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Older adults have difficulty understanding spoken language in the presence of competing voices. Everyday social situations involving multiple simultaneous talkers may become increasingly challenging in later life due to changes in the ability to focus attention. This study examined whether individual differences in cognitive function predict older adults' ability to access sentence-level meanings in competing speech using a dichotic priming paradigm. Older listeners showed faster responses to words that matched the meaning of spoken sentences presented to the left or right ear, relative to a neutral baseline. However, older adults were more vulnerable than younger adults to interference from competing speech when the competing signal was presented to the right ear. This pattern of performance was strongly correlated with a non-auditory working memory measure, suggesting that cognitive factors play a key role in semantic comprehension in competing speech in healthy aging.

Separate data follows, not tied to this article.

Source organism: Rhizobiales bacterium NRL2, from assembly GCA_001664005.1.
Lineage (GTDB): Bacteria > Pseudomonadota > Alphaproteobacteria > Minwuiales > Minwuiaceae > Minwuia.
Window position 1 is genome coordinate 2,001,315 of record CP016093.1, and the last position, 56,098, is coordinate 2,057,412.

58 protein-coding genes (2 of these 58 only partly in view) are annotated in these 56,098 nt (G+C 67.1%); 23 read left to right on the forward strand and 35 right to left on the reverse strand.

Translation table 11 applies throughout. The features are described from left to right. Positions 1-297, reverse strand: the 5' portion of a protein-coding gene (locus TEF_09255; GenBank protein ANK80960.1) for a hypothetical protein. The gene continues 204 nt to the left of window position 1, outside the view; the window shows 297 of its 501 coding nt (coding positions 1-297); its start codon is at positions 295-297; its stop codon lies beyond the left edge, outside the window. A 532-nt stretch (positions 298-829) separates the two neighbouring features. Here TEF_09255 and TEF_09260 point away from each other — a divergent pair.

Original publication




Journal article



Publication Date





32 - 42


Aging, Auditory language processing, Dichotic listening, Psycholinguistics, Working memory, Acoustic Stimulation, Aged, Comprehension, Dichotic Listening Tests, Humans, Language, Memory, Short-Term, Middle Aged, Speech Perception